You’re right, the show I’m thinking about was actually at Carnegie Hall, though all of the Beatles at one time or another played Madison Square many times.


    I would but, I don’t know you well enough to do it justice. As I see it, a theme song is to introduce and built up the subject of the song and that requires insights into the subject I simply do not posses.

    I mean no offense to Mr. Billy, his song is well performed. Just not a good theme song, more a private dig or joke if you will. Rather like Madonna’s sad attempt at creating the theme for Die Anoher Day. An okay pop tune but not a theme song by any measure.


    Please forgive my harsh comments, I often forget how easily text can be taken to mean something much darker than intended. At the same time, I do take music very seriously, perhaps too seriously. But to me, music is life and without music, life itself is rather pointless.
    After all, even the deaf, are effected by music. Diferently than those of us who can actually hear it but effected just the same.

  • Um, gee Robert Lee King…thanks? I’ve been flamed by RLK, I can die a happy man now.

    You know RLK, I had no idea who you are or what you do (except for your CD Baby Podcast “fame”), so I visited you site and all I can say is maybe you should give the producer, engineer, “working with other musicians” stuff a try, I think it would help.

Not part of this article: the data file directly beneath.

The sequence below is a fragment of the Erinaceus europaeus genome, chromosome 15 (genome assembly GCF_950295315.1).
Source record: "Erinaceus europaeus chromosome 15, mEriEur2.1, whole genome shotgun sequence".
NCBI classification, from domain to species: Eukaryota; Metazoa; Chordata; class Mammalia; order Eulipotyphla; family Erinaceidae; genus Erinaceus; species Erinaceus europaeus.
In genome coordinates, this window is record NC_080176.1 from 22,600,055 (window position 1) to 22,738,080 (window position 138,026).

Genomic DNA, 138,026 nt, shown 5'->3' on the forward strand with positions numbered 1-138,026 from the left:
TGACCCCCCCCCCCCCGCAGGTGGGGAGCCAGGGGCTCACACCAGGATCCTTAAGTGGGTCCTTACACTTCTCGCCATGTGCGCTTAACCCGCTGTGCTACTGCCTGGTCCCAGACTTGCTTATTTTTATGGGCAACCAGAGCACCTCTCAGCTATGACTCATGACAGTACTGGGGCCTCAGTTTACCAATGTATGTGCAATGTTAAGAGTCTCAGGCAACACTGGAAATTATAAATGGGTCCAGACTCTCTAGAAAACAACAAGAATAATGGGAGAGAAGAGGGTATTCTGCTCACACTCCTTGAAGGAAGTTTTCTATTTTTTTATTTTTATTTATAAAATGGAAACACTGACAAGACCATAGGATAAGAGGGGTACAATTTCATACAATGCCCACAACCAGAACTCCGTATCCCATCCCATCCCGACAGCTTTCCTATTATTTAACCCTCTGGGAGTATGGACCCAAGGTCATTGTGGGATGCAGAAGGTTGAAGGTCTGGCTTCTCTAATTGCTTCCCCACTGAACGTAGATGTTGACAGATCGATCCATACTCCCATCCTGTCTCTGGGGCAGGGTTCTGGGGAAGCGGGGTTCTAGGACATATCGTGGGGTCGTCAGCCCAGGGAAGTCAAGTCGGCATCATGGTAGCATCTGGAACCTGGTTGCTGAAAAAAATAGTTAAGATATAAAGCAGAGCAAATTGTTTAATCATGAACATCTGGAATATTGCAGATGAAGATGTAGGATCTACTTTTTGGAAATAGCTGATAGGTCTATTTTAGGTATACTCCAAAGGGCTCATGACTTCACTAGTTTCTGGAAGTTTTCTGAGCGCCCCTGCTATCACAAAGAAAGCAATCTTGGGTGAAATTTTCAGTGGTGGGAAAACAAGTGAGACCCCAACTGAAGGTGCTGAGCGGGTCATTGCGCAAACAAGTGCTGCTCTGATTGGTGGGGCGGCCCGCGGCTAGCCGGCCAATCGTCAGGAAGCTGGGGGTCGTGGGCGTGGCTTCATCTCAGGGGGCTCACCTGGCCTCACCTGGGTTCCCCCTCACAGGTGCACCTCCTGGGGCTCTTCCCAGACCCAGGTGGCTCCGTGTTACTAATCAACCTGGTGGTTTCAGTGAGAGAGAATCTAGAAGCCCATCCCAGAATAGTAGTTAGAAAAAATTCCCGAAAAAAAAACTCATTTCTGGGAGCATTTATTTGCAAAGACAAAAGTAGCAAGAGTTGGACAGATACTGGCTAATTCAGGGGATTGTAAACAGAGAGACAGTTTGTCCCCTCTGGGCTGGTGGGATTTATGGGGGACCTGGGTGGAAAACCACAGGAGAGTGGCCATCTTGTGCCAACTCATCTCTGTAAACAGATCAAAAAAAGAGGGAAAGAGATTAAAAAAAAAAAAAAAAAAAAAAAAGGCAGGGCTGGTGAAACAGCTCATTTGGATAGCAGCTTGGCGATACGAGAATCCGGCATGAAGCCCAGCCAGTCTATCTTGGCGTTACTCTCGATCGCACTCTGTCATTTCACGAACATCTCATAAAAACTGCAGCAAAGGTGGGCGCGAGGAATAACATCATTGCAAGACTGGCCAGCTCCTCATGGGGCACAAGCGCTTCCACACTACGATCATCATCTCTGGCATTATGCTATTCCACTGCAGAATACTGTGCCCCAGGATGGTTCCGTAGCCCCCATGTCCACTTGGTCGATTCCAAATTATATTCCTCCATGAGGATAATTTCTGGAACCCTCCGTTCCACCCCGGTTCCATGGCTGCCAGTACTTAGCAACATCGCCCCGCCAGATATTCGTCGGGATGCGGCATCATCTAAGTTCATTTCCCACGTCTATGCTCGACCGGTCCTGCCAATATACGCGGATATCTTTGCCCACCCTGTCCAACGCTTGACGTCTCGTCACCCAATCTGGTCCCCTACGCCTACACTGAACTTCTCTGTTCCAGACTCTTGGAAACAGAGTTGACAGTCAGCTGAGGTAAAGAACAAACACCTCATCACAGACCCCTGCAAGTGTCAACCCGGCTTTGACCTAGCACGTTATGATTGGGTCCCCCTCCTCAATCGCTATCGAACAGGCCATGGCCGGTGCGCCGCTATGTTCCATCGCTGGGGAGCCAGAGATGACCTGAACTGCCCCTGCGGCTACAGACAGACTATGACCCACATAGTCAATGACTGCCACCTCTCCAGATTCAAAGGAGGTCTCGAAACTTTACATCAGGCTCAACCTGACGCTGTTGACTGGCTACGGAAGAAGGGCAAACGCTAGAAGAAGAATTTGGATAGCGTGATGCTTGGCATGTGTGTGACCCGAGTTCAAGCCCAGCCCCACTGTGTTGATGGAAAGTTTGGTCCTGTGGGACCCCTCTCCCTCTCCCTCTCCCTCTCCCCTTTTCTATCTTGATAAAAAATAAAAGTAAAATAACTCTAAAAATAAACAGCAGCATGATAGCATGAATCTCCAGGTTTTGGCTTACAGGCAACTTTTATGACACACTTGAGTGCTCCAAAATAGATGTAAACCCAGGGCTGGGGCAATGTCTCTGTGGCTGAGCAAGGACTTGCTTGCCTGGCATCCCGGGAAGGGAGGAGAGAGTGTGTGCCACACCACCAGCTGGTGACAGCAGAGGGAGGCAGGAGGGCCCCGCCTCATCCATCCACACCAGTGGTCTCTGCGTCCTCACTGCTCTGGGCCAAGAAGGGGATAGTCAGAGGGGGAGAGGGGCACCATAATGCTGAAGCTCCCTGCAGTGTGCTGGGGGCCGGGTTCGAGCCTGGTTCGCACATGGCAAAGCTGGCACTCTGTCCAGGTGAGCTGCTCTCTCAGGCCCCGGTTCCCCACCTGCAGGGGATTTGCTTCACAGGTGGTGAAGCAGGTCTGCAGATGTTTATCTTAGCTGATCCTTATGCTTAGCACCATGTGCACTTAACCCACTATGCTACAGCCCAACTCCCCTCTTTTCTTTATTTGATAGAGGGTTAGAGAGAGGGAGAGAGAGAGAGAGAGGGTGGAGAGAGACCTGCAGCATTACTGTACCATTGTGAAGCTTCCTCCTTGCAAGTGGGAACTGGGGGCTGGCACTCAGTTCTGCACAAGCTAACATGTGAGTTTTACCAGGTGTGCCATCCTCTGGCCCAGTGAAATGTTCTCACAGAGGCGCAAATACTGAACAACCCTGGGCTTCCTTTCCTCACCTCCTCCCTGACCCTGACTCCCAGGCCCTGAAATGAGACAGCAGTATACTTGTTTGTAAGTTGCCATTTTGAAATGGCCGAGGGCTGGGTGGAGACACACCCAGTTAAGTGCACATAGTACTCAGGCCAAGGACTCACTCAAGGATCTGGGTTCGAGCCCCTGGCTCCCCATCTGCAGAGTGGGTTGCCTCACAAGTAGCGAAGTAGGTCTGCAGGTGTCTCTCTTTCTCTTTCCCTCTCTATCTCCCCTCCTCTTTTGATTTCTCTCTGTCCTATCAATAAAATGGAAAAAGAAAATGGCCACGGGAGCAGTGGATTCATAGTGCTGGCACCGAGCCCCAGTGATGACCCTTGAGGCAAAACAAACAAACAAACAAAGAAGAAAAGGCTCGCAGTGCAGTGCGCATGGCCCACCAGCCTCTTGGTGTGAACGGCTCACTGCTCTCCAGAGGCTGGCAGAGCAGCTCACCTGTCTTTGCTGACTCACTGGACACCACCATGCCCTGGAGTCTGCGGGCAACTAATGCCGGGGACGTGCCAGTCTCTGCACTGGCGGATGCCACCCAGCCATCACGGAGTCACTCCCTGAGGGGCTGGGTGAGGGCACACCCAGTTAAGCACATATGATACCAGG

For those of you who didn’t think the song sucked (yes Mr. Bolt, I would love to hear RLK’s version mixed in surround or maybe live at Madison Square Garden), here is how it came about…

    I was visiting family in Vegas, couldn’t sleep. I got the basic idea in my head and wanted to save it, but didn’t want to wake up the family, so I wrote all the lyrics on my Blackberry Storm and later snag into it.

    When I get back home I recorded it using an old track I had not used for another project. Spiced it up a bit, added guitars. etc.

    Recording FYI-I use Windows XP, Sonar Producer 8.5, Samson mics (love ’em), Line 6 guitars/FX and interface…thats about it…took an afternoon.

    OH BTW, I do have FUN writing and recording (working on CD #9 right now). Hard work, yes, but TONS of fun (I think it shows in my recordings).

    OK, while I’m on a roll, I must confess…I’m an old fart too (I just don’t act like one) I saw the Beatles on ED Sullivan and the very first episode of Star Trek when it was aired…

    Live Long and Prosper CD Baby Podcast and “The Bolt”

  • Can’t work be fun? I find every aspect of making music fun; honestly. From coming up with the idea, to working on said idea, recording it, mixing it – I love it all.

    I’m just as happy editing my badly played tambourine shaking as I am performing in front of a pub full of Fanditos. It’s all hard work but it’s fun work too.